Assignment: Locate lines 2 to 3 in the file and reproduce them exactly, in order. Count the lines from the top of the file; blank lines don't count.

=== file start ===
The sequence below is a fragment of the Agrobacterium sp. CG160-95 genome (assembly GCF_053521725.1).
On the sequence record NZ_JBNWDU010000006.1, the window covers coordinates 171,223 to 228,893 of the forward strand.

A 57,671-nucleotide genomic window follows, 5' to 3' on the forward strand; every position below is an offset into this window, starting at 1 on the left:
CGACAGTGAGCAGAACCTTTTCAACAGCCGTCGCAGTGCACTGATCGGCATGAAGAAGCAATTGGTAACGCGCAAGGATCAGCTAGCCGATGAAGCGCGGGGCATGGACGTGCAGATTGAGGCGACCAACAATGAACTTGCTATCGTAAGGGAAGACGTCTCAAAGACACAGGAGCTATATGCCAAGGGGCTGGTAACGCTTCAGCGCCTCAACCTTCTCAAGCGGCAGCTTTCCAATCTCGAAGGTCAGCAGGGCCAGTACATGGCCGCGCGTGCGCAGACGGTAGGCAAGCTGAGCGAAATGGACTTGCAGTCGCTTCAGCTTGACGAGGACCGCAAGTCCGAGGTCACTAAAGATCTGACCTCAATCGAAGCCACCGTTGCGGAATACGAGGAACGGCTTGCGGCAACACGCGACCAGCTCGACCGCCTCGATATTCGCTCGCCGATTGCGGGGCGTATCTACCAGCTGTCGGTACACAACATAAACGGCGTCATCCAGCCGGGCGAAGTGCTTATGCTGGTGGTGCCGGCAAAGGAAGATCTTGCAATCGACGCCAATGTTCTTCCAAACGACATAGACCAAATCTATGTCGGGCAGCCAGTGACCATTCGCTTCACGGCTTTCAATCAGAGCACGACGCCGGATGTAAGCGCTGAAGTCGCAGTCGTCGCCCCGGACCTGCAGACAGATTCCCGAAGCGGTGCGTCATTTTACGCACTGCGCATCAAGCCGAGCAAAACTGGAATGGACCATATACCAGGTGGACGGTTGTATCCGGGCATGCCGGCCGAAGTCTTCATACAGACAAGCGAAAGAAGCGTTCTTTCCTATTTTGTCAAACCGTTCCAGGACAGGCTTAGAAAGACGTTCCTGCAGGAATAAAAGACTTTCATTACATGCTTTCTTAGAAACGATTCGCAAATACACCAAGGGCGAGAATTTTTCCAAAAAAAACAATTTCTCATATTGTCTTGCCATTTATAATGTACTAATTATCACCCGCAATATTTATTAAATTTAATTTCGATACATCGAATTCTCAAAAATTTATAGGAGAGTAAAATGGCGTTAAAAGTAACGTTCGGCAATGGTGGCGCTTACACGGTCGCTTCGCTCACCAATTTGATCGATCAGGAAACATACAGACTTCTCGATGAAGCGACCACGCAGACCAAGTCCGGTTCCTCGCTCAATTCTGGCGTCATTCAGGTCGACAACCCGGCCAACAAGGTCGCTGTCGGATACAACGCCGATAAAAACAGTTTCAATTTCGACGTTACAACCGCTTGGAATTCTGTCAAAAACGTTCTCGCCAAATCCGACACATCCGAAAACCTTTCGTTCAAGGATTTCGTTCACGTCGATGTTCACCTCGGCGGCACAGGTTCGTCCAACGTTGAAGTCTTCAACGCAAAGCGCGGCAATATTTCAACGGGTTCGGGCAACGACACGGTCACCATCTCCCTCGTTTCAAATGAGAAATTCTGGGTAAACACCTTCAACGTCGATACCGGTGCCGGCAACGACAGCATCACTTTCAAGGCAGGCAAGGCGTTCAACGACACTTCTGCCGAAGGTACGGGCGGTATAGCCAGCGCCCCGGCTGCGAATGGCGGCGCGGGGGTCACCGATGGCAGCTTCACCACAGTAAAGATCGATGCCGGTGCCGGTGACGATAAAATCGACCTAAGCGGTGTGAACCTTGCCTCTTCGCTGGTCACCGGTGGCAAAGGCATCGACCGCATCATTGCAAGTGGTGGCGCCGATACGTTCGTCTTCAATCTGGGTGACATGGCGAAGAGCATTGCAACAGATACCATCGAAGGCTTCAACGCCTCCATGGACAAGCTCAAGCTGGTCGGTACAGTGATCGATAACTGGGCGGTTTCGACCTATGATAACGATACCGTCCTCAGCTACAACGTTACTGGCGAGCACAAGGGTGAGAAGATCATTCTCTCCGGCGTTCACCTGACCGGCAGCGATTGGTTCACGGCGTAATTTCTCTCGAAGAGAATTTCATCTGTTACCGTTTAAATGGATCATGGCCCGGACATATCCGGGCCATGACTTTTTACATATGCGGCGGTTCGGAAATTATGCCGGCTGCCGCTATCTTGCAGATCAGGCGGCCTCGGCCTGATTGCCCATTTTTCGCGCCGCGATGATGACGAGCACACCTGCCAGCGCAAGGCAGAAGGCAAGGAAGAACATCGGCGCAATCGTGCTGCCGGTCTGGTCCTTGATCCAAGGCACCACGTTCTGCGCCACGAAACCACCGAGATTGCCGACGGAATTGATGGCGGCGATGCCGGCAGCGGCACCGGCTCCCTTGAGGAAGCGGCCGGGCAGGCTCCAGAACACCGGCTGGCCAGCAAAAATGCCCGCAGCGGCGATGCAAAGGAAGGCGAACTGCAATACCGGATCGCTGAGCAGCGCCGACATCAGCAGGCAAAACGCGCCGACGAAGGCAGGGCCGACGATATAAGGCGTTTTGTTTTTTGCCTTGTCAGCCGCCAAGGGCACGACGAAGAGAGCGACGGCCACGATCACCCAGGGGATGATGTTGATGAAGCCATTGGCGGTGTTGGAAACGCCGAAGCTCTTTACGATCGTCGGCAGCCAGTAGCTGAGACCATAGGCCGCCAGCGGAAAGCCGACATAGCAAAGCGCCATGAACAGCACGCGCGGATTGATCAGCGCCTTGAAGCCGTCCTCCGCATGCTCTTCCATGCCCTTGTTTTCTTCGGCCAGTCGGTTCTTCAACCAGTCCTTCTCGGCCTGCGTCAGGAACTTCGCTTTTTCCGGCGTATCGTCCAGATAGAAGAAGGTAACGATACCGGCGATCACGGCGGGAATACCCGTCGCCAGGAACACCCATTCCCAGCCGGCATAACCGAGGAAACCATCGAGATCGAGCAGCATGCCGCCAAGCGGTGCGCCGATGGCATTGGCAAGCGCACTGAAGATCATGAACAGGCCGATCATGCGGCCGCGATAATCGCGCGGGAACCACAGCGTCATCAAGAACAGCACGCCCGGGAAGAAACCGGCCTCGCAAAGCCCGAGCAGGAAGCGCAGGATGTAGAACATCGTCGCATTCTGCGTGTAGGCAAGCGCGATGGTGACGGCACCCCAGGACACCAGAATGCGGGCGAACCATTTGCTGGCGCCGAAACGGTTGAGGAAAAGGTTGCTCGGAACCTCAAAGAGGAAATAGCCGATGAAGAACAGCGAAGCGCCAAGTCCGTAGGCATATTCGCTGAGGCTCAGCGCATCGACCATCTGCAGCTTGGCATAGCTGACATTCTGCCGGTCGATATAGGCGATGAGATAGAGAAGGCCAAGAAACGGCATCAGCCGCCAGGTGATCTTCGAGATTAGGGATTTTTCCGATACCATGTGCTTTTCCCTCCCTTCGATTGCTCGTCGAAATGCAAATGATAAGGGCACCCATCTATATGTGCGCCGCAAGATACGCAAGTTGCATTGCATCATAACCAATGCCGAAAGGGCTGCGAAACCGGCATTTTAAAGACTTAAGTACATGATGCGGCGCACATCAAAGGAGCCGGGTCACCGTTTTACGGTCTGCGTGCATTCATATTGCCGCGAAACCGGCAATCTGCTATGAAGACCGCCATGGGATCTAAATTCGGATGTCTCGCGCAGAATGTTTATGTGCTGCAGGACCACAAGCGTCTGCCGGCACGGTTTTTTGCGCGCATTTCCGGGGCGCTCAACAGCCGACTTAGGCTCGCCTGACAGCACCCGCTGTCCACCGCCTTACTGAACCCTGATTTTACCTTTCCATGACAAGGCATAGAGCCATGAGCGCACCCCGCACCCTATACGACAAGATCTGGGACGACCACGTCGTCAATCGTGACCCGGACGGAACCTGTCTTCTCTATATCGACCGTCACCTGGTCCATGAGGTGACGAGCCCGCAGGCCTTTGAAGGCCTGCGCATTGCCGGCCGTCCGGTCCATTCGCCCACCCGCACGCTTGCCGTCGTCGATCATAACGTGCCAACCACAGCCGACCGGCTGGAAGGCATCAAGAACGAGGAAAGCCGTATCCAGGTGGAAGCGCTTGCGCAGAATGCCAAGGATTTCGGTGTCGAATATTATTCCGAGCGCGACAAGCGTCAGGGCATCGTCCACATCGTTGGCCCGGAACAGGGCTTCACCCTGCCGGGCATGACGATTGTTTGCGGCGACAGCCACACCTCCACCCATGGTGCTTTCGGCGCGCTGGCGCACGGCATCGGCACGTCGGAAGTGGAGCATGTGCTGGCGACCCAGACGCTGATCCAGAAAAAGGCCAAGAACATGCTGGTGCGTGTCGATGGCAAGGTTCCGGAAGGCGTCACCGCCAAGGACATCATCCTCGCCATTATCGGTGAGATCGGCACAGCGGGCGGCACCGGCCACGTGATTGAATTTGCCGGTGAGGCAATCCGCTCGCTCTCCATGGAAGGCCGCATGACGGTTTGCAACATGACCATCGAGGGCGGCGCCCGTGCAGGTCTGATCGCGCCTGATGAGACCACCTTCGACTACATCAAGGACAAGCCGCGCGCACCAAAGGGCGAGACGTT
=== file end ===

On the sequence record NZ_JBNWDU010000006.1, the window covers coordinates 171,223 to 228,893 of the forward strand.

A 57,671-nucleotide genomic window follows, 5' to 3' on the forward strand; every position below is an offset into this window, starting at 1 on the left: